Retinoic acid attenuates beta-amyloid deposition and rescues memory deficits in an Alzheimer's disease transgenic mouse model.J Neurosci. 2008 Nov 05; 28(45):11622-34.JN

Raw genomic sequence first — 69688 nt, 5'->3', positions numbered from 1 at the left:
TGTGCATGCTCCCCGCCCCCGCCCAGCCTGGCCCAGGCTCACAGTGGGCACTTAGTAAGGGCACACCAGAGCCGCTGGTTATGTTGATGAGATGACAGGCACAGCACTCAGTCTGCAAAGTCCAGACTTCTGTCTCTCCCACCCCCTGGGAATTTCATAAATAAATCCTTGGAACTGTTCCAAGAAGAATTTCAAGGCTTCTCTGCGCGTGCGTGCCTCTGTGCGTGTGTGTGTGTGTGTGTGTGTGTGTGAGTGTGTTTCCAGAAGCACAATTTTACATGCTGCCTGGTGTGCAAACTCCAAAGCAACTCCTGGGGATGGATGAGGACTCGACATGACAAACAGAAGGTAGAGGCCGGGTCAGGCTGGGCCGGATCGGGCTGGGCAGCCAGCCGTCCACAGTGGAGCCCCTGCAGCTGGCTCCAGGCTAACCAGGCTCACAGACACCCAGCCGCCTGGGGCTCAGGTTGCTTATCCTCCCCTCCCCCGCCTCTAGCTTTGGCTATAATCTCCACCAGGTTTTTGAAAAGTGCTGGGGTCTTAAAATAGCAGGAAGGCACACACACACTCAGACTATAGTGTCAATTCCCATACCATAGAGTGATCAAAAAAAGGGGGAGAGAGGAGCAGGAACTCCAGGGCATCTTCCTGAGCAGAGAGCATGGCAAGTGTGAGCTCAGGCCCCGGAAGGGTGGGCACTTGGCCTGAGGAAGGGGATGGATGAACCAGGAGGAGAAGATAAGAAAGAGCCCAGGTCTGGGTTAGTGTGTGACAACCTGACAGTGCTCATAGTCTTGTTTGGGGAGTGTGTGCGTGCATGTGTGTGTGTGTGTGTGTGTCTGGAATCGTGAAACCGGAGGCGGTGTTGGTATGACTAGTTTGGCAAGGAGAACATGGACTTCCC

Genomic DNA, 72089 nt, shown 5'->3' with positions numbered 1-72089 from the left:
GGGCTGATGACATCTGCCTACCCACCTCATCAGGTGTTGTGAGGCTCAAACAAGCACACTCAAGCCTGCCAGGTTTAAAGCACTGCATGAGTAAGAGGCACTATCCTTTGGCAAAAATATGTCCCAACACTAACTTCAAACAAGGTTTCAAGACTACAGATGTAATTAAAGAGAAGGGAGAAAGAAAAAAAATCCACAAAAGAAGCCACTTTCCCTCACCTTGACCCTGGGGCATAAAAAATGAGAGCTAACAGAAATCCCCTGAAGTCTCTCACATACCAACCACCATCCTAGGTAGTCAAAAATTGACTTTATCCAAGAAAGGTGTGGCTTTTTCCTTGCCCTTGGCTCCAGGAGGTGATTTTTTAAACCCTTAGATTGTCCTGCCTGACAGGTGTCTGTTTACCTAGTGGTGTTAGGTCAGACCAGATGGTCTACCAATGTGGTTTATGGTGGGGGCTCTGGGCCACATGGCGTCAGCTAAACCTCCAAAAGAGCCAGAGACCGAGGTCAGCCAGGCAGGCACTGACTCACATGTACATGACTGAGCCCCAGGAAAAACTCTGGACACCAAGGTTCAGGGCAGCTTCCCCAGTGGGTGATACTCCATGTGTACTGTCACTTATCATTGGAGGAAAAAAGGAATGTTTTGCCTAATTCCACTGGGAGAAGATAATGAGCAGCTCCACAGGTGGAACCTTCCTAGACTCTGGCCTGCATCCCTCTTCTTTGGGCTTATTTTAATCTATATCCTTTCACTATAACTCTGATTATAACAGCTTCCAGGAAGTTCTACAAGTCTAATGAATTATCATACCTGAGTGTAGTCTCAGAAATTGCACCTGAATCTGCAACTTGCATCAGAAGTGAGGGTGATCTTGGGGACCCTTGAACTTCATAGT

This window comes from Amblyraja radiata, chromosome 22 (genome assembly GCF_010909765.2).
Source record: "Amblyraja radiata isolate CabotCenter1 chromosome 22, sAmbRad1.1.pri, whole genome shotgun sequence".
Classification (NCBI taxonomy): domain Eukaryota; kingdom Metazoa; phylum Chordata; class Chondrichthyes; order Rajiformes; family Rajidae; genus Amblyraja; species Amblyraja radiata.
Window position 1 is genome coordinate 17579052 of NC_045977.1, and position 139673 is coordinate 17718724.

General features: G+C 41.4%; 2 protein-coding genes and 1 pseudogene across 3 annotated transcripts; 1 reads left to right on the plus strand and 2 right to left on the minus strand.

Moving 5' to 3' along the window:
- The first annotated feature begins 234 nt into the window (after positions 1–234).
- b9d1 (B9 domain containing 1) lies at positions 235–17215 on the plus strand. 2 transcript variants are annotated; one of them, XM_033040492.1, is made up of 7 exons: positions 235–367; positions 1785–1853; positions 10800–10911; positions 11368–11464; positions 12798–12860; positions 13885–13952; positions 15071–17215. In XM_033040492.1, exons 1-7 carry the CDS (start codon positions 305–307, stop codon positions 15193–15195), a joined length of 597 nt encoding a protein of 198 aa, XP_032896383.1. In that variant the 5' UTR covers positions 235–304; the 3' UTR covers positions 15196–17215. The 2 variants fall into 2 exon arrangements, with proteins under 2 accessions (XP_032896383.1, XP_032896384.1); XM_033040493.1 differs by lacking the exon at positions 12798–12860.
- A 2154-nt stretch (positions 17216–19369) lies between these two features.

Recent studies have revealed that disruption of vitamin A signaling observed in Alzheimer's disease (AD) leads to beta-amyloid (Abeta) accumulation and memory deficits in rodents. The aim of the present study was to evaluate the therapeutic effect of all-trans retinoic acid (ATRA), an active metabolite of vitamin A, on the neuropathology and deficits of spatial learning and memory in amyloid precursor protein (APP) and presenilin 1 (PS1) double-transgenic mice, a well established AD mouse model. Here we report a robust decrease in brain Abeta deposition and tau phosphorylation in the blinded study of APP/PS1 transgenic mice treated intraperitoneally for 8 weeks with ATRA (20 mg/kg, three times weekly, initiated when the mice were 5 months old). This was accompanied by a significant decrease in the APP phosphorylation and processing. The activity of cyclin-dependent kinase 5, a major kinase involved in both APP and tau phosphorylation, was markedly downregulated by ATRA treatment. The ATRA-treated APP/PS1 mice showed decreased activation of microglia and astrocytes, attenuated neuronal degeneration, and improved spatial learning and memory compared with the vehicle-treated APP/PS1 mice. These results support ATRA as an effective therapeutic agent for the prevention and treatment of AD.